Social media accounts of several people arrested and charged with conspiring to kidnap Michigan’s Democratic Party governor Gretchen Whitmer were devoted to supporting or promoting right-wing disinformation, according to investigators and content mined from their various channels.
According to the Justice Department, six men — Brandon Caserta, Barry Croft, Adam Fox, Kaleb Franks, Ty Garbin, and Daniel Harris — were arrested on October 8 2020 as part of an ongoing investigation into threats against Whitmer, who has been both targeted by right-wing groups and President Donald Trump for instituting public safety measures to contain the COVID-19 pandemic.
Charging documents stated that one suspect, Adam Fox, used a private Facebook group to hatch the plan to stalk Whitmer’s vacation home, abduct her, and take her to an undisclosed location in Wisconsin for a “trial.”
“He complained about the judicial system and the State of Michigan controlling the opening of gyms,” read one portion of the federal affidavit. “Fox referred to Governor Whitmer as ‘this tyrant bitch,’ and stated, ‘I don’t know, boys, we gotta do something. You guys link with me on our other location system, give me some ideas of what we can do.’ The video was preserved by the FBI.”
Fox was also identified as a member of a “militia” group calling itself the “Wolverine Watchmen” that had used Facebook to recruit members since late 2019:
Once recruited, members communicated via a secure, encrypted messaging platform. Members of Wolverine Watchmen periodically met for “field training exercises”(FTXs) on private property in remote areas where they engaged in firearms training and tactical drills to prepare for the “boogaloo,” a terms referencing a violent uprising against the government or impending politically-motivated civil war.
Seven others were also arrested on related state charges:
The seven men charged in state court are accused of identifying the homes of law enforcement officers and making violent threats “intended to instigate a civil war,” Attorney General Dana Nessel said.
They were identified as Paul Bellar, 21, of Milford; Shawn Fix, 38, of Belleville; Eric Molitor, 36, of Cadillac; Michael Null, 38, of Plainwell; William Null, 38, of Shelbyville; Pete Musico, 42, and Joseph Morrison, 42, who live together in Munith. According to the affidavit, Musico and Morrison are founding members of the Wolverine Watchmen, which authorities described as “an anti-government, anti-law enforcement militia group.”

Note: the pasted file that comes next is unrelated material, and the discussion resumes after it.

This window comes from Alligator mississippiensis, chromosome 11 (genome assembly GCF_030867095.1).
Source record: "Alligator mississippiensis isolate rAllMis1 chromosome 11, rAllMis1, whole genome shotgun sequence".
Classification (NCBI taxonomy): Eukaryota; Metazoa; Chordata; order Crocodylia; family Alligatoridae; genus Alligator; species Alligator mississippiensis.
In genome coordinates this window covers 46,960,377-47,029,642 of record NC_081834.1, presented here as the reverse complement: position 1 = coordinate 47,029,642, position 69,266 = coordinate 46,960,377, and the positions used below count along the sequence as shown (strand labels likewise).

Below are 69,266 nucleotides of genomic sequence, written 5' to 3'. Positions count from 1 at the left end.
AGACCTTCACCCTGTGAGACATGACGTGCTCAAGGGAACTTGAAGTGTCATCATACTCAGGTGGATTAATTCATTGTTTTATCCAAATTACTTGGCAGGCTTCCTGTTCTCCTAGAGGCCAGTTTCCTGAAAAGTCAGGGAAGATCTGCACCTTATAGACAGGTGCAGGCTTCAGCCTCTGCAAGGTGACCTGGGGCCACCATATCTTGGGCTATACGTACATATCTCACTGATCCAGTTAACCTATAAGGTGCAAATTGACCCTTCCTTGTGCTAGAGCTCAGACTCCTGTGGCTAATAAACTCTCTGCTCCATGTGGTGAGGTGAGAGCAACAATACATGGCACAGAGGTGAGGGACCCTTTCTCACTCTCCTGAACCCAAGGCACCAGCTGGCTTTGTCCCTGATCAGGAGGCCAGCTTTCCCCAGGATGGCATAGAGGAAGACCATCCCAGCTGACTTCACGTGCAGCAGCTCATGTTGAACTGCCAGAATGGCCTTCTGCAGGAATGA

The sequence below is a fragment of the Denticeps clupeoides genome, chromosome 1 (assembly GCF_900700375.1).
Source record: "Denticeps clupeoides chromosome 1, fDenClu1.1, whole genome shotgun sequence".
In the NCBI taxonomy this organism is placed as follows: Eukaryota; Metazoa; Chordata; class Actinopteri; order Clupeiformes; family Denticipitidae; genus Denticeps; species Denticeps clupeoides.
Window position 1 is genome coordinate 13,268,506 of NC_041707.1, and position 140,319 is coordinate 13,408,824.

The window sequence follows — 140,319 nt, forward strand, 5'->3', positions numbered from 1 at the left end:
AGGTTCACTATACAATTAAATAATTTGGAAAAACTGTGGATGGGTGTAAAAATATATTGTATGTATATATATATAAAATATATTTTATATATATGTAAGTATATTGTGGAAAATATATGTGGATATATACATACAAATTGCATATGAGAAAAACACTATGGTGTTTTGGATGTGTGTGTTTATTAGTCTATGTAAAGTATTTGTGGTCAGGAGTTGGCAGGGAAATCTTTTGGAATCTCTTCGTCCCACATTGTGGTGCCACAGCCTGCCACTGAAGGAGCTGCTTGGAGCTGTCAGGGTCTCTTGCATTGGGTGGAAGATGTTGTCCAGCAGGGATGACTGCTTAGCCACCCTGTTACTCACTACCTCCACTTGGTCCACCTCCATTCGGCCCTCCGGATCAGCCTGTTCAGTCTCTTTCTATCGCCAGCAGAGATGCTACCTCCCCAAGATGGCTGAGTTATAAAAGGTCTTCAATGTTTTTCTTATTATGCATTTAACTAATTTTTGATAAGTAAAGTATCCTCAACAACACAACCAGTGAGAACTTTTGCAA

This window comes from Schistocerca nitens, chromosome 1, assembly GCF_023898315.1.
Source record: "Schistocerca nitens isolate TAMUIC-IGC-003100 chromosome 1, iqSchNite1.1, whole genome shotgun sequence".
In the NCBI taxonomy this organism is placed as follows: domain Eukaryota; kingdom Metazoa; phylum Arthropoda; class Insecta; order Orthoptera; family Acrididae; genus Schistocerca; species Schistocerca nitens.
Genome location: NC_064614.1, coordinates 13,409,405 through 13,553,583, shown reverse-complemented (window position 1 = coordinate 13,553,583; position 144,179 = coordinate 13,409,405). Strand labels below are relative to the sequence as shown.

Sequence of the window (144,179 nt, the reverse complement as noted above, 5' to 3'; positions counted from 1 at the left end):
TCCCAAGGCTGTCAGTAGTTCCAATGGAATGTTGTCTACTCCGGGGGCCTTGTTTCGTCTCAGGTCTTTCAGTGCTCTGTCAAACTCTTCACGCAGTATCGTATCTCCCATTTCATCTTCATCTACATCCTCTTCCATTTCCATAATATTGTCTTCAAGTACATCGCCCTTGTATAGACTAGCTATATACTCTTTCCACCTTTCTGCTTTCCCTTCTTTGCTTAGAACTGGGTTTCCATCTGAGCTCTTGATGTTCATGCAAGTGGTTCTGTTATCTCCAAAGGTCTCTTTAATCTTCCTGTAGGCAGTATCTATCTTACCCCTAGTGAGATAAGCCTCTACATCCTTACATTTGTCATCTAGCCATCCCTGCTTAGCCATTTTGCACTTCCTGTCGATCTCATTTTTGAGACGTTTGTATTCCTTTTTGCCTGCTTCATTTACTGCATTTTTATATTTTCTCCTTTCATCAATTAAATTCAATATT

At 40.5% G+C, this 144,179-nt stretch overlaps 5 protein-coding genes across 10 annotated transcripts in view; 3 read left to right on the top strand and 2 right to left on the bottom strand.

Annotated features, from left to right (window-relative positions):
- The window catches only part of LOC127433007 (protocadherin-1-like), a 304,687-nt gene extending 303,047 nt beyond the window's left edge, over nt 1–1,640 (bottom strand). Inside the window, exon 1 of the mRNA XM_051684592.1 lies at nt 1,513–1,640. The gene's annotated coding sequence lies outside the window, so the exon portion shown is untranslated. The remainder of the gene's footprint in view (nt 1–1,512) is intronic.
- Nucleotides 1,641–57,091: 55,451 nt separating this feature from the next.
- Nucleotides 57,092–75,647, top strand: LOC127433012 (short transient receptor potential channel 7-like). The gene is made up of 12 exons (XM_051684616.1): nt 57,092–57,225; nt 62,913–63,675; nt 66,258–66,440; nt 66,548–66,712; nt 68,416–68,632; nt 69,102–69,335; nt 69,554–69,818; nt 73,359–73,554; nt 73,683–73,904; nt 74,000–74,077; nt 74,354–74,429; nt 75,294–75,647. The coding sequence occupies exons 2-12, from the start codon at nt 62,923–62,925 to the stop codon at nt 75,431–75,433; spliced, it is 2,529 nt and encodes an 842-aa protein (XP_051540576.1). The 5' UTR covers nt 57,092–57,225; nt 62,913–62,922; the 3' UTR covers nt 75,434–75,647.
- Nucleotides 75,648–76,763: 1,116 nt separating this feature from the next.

The Watchmen have met periodically for firearms and tactical training in remote areas “to prepare for the ‘boogaloo,’ a term referencing a violent uprising against the government or impending politically motivated civil war,” state police Det. Sgt. Michael Fink wrote in an affidavit.
A spokesperson for Facebook — speaking anonymously out of safety concerns — told us that the “Wolverine” gang’s Facebook group page was removed on June 30 2020 as part of efforts to address those types of organizations. According to them, the company has been cooperating with investigators for more than six months concerning the investigation that led to the arrests of Fox and his group, as well as seven other members of the gang.
Facebook’s platform has been used as a hub for several groups organizing (mostly inauthentically) against similar mandates in several other states. For example, in April 2020 we found several groups using the name “Operation Gridlock” to plan anti-state government protests. One of the events that month that was set in Lansing, Michigan was organized by a group allegedly funded by the family of Secretary of Education Betsy DeVos and supported by the right-wing gang the Proud Boys.
Trump himself used his Twitter account to exacerbate the tensions at that time, posting “LIBERATE MICHIGAN!”:
Later that month, one demonstration prompted several people — many of them armed — to enter the Michigan State House.
As the Daily Dot reported, Fox’s alleged co-conspirator Caserta also used his online platforms to spread disinformation as well as posts glorifying teen double-murder suspect Kyle Rittenhouse, who is charged with shooting three people, killing two, in Kenosha, Wisconsin on August 25 2020:
Caserta also posted material promoting another right-wing gang, the Boogaloo Boys, who are known for wearing Hawaiian-style shirts like the type he can be seen wearing in at least one post on another platform, TikTok:
The same kind of shirt can be seen in a video Caserta posted on his since-removed YouTube channel in which Caserta, wearing an anti-government t-shirt, brandishes and loads an unidentified firearm:
From his YouTube channel, fuck the government t-shirt, Hawaiian in the closet. pic.twitter.com/Q54nha33YF
— Josh Russell (@josh_emerson) October 8, 2020
YouTube did not respond to a request for comment.
Following the arrests, Whitmer blamed Trump for giving extremists a “rallying cry,” specifically mentioning Trump’s refusal to condemn the Proud Boys gang during the September 29 presidential debate when Trump instead told the group to “stand back and stand by.”
“Hate groups heard the president’s words not as a rebuke, but as a rallying cry,” the governor said. “When our leaders speak, their words matter. They carry weight. When our leaders meet, encourage or fraternize with domestic terrorists, they legitimize their actions and they are complicit. When they stoke and contribute to hate speech, they are complicit.”
White House Press Secretary Kayleigh McEnany responded by falsely claiming that Trump “has continually condemned white supremacists” and other forms of hate.
“Governor Whitmer is sowing division by making these outlandish allegations,” McEnany said in a statement. “America stands united against hate and in support of our federal law enforcement who stopped this plot.”